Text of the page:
Metrorail Revenue by Station – Visualized!

April 15th, 2015

Where and when does Metrorail generate the most farebox revenue? So far the data reinforces the notion that ours is a truly regional system with strong revenue contributions from all jurisdictions – but of course, the story is far more complicated than that…

What kind of rail system is Metrorail? Urban subway? Commuter rail? Hybrid? The answer of course is all of the above. And if that is the case, what kind of ridership and revenue patterns should its stations and system exhibit? High levels of peak revenues with heavy commuter lot usage but relative inactivity during the day? Lower levels of peak period activity but a steady stream of usage throughout the day? Depending on your perspective (and travel patterns) one might argue for either, and it might seem easy to apply a blanket classification to Metrorail and declare that “only urban stations cover their cost” or “commuter stations contribute largely to Metrorail’s revenue picture.”

Well, when you throw the data up on a map, it becomes clear that there are no easy answers, and no one right way to view the revenue picture of our tri-jurisdictional hybrid rail network. Some conclusions from the data are intuitive, some less so. Among them:

  • Differences in ridership across stations are bigger than differences in revenue, so ridership is a stronger explanation of differences in revenue than fares. For example, Shady Grove’s average fare in the AM Peak is $5, which is twice as much as the smallest average fare. On the other hand, ridership at Shady Grove is ten times higher than other stations, so the ridership better explains the station’s revenue.
  • In the AM Peak, the terminal stations dominate in terms of revenue contribution. Union Station functions as an internal “terminal station,” meaning that the commuter rail and Amtrak connections to Metro are extremely important to the overall ridership and revenue picture.
  • Other stations with strong bus or commuter park-and-ride infrastructures also pop in the AM Peak, such as Silver Spring and Grosvenor.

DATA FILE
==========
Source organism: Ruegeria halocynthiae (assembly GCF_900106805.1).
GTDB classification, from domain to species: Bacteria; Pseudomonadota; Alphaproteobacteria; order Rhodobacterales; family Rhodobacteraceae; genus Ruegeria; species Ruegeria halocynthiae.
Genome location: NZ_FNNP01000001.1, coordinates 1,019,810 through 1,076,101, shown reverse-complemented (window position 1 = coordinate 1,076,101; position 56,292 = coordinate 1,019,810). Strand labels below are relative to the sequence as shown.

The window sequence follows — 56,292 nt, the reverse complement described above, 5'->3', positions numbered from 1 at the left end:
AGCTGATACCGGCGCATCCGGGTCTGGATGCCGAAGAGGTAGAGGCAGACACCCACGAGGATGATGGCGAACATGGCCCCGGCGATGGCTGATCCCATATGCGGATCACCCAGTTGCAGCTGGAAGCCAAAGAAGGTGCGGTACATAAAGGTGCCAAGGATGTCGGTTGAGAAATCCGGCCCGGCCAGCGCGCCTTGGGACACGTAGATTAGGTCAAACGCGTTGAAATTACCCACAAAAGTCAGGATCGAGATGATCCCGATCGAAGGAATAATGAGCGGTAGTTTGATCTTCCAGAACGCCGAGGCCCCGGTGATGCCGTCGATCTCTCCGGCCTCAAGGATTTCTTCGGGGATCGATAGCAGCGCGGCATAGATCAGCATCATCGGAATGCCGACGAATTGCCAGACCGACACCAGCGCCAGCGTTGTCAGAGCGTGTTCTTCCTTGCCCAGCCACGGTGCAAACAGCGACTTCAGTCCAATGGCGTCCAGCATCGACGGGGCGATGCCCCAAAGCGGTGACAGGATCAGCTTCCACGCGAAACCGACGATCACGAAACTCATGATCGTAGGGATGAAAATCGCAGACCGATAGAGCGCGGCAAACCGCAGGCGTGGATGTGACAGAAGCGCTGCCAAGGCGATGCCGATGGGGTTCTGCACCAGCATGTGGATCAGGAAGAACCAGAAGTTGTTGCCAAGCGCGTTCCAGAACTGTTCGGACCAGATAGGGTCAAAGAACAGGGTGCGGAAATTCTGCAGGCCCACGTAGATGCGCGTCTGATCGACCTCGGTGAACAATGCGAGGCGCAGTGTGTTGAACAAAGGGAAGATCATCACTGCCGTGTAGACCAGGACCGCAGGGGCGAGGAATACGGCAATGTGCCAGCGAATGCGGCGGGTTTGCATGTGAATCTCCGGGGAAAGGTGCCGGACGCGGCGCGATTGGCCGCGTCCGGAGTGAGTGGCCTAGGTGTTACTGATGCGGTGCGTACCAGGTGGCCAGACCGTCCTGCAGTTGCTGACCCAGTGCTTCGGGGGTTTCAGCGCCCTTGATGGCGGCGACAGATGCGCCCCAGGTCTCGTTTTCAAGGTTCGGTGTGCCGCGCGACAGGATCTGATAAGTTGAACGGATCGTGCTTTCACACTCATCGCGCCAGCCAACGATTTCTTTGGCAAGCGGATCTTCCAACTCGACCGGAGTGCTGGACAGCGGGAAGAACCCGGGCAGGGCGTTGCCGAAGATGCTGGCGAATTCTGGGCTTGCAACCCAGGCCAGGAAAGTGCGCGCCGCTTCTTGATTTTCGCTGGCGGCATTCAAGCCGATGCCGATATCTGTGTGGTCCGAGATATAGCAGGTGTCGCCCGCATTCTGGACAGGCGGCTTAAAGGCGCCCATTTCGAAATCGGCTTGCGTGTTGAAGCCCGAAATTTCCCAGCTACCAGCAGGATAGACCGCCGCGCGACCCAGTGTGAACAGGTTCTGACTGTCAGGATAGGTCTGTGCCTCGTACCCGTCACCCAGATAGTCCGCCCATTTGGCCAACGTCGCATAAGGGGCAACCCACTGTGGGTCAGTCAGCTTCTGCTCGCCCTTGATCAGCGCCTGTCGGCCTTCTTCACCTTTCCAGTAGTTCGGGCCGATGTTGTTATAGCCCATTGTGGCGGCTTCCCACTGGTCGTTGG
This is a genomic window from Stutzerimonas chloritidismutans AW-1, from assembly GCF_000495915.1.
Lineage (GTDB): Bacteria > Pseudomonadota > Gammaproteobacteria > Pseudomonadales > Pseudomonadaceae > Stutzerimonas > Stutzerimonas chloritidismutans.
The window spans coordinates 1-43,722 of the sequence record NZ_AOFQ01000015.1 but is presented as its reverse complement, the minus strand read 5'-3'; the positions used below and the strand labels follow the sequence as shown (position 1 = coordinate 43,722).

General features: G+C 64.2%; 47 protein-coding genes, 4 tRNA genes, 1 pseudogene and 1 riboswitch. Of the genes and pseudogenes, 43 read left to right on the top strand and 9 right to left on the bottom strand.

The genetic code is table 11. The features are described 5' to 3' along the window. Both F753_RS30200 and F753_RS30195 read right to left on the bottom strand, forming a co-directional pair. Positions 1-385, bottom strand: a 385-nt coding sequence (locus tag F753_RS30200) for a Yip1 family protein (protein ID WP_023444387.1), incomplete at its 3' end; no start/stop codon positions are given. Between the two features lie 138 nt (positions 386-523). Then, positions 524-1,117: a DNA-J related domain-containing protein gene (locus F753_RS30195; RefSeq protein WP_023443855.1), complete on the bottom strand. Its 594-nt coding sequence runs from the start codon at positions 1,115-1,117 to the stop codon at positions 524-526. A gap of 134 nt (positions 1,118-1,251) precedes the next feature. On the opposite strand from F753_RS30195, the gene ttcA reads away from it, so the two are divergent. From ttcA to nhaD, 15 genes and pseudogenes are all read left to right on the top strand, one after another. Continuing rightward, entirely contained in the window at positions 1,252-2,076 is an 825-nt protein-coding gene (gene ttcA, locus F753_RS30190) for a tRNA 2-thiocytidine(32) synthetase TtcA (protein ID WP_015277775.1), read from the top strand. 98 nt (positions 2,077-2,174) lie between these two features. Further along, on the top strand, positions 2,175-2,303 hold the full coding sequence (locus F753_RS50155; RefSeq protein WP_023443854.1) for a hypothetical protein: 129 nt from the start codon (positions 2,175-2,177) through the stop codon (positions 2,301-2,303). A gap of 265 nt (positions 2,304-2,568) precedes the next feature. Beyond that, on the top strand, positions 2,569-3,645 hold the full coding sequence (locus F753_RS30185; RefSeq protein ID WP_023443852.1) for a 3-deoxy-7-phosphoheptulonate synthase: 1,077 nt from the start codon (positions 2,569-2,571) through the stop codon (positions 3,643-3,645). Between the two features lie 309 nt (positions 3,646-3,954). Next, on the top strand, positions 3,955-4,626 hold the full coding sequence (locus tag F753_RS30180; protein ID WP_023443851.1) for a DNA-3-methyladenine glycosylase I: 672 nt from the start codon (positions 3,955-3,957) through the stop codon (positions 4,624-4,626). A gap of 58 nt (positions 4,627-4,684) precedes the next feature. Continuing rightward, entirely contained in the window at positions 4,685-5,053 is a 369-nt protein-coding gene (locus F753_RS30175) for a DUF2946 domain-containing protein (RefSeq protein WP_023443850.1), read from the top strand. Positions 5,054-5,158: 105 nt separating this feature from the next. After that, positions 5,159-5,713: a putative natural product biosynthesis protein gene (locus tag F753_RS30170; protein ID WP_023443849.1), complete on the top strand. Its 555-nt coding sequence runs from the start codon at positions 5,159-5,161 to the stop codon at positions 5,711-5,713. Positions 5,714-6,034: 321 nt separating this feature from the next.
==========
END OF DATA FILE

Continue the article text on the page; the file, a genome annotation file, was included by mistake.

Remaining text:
• Note how well the non-Silver line stations in Virginia perform in the AM Peak, as well as the somewhat expected better performance of the Shady Grove branch of the Red Line in the AM Peak.
  • In the PM Peak, the core is king. Stations like Farragut West and North, Metro Center, L’Enfant Plaza are producing $50,000 apiece every evening thanks to their job densities, reinforcing the importance of improving their capacity for the future in Metro 2025, as well as their huge importance to revenue today. By comparison, in the AM Peak, only Shady Grove and Vienna approach these levels of revenue at roughly $40,000 per station.
  • The New Carrollton and Largo Town Center branches of the Blue/Orange/Silver Lines contribute significantly less revenue than other branches, and this directly relates to the relative lack of transit-oriented development along these spines.  The station areas on these lines enjoy a superb level of rail connectivity to the region’s primary job cores, but without sound transit-oriented investments to-date, they have not yielded the type of ridership and revenue commensurate with the capital investment. Imagine what Metro’s revenues (and farebox recovery) could look like if these segments were properly developed!

We’ve been examining the data ourselves as we continue forward with Momentum’s call for us to ensure financial stability for the Authority and have created the visualization for you to play with. We’d love to know what you see!

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  1. Anonypants
    April 16th, 2015 at 11:25 | #1

    The conclusions you’re drawing in this article are made without looking at all of the data. When you select “all” on your map, it becomes clear that very few suburban stations come close to producing the revenue of stations in D.C. In fact, only two stations outside of D.C. yield more than $55k in revenue compared with seven in the District. Six of those seven yield over $60k in revenue – no suburban or exurban station can claim that. The difference is probably that District residents are more likely to use Metro outside of their work commute.

    Putting stations in Georgetown, Logan Circle, Adams Morgan, and on H Street would yield a LOT more revenue than extending Metro further into the suburbs. They’d also be more expensive to build, sure, but the costs would be recouped rather quickly and since the stations are closer together it’s less track to maintain.